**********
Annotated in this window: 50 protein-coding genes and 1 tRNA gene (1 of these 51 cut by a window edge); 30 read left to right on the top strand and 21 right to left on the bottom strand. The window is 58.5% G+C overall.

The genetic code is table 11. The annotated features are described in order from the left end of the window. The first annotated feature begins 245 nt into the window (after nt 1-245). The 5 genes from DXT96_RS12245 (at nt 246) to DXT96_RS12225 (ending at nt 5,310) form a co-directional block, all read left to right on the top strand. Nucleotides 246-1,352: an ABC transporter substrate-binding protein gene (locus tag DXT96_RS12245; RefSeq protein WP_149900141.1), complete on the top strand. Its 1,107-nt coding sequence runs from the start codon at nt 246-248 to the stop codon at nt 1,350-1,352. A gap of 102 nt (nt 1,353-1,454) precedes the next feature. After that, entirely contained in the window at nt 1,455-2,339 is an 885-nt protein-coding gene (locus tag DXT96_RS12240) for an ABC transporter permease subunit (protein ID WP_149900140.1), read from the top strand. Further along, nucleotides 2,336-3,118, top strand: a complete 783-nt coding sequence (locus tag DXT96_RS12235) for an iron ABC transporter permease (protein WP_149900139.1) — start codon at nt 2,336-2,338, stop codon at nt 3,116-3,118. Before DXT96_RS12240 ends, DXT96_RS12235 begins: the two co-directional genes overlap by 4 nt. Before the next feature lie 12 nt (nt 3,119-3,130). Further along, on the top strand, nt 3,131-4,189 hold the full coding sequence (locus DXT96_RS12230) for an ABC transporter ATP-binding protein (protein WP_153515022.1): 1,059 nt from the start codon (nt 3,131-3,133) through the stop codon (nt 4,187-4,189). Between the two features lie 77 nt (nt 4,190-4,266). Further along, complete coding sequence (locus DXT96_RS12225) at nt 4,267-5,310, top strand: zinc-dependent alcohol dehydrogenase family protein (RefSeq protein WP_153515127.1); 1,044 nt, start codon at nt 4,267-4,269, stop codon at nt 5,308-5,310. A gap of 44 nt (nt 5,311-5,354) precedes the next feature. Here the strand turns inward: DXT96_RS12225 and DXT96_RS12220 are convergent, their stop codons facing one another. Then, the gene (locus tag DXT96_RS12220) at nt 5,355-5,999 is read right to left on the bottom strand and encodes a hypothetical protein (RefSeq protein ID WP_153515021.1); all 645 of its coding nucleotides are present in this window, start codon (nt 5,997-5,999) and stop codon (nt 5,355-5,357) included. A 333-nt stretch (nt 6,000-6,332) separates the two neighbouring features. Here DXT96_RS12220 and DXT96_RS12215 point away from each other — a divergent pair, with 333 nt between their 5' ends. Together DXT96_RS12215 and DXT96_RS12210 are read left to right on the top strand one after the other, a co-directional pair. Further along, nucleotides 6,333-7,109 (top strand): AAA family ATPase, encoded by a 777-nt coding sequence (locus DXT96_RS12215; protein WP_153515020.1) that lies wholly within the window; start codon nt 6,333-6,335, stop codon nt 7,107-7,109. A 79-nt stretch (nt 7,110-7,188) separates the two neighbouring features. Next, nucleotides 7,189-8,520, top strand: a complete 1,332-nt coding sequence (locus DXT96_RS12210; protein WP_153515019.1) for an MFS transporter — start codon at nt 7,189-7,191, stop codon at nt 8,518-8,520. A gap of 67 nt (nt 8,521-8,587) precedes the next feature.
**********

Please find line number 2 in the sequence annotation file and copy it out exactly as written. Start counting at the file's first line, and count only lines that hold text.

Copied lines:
The genetic code is table 11. The annotated features are described in order from the left end of the window. The first annotated feature begins 245 nt into the window (after nt 1-245). The 5 genes from DXT96_RS12245 (at nt 246) to DXT96_RS12225 (ending at nt 5,310) form a co-directional block, all read left to right on the top strand. Nucleotides 246-1,352: an ABC transporter substrate-binding protein gene (locus tag DXT96_RS12245; RefSeq protein WP_149900141.1), complete on the top strand. Its 1,107-nt coding sequence runs from the start codon at nt 246-248 to the stop codon at nt 1,350-1,352. A gap of 102 nt (nt 1,353-1,454) precedes the next feature. After that, entirely contained in the window at nt 1,455-2,339 is an 885-nt protein-coding gene (locus tag DXT96_RS12240) for an ABC transporter permease subunit (protein ID WP_149900140.1), read from the top strand. Further along, nucleotides 2,336-3,118, top strand: a complete 783-nt coding sequence (locus tag DXT96_RS12235) for an iron ABC transporter permease (protein WP_149900139.1) — start codon at nt 2,336-2,338, stop codon at nt 3,116-3,118. Before DXT96_RS12240 ends, DXT96_RS12235 begins: the two co-directional genes overlap by 4 nt. Before the next feature lie 12 nt (nt 3,119-3,130). Further along, on the top strand, nt 3,131-4,189 hold the full coding sequence (locus DXT96_RS12230) for an ABC transporter ATP-binding protein (protein WP_153515022.1): 1,059 nt from the start codon (nt 3,131-3,133) through the stop codon (nt 4,187-4,189). Between the two features lie 77 nt (nt 4,190-4,266). Further along, complete coding sequence (locus DXT96_RS12225) at nt 4,267-5,310, top strand: zinc-dependent alcohol dehydrogenase family protein (RefSeq protein WP_153515127.1); 1,044 nt, start codon at nt 4,267-4,269, stop codon at nt 5,308-5,310. A gap of 44 nt (nt 5,311-5,354) precedes the next feature. Here the strand turns inward: DXT96_RS12225 and DXT96_RS12220 are convergent, their stop codons facing one another. Then, the gene (locus tag DXT96_RS12220) at nt 5,355-5,999 is read right to left on the bottom strand and encodes a hypothetical protein (RefSeq protein ID WP_153515021.1); all 645 of its coding nucleotides are present in this window, start codon (nt 5,997-5,999) and stop codon (nt 5,355-5,357) included. A 333-nt stretch (nt 6,000-6,332) separates the two neighbouring features. Here DXT96_RS12220 and DXT96_RS12215 point away from each other — a divergent pair, with 333 nt between their 5' ends. Together DXT96_RS12215 and DXT96_RS12210 are read left to right on the top strand one after the other, a co-directional pair. Further along, nucleotides 6,333-7,109 (top strand): AAA family ATPase, encoded by a 777-nt coding sequence (locus DXT96_RS12215; protein WP_153515020.1) that lies wholly within the window; start codon nt 6,333-6,335, stop codon nt 7,107-7,109. A 79-nt stretch (nt 7,110-7,188) separates the two neighbouring features. Next, nucleotides 7,189-8,520, top strand: a complete 1,332-nt coding sequence (locus DXT96_RS12210; protein WP_153515019.1) for an MFS transporter — start codon at nt 7,189-7,191, stop codon at nt 8,518-8,520. A gap of 67 nt (nt 8,521-8,587) precedes the next feature.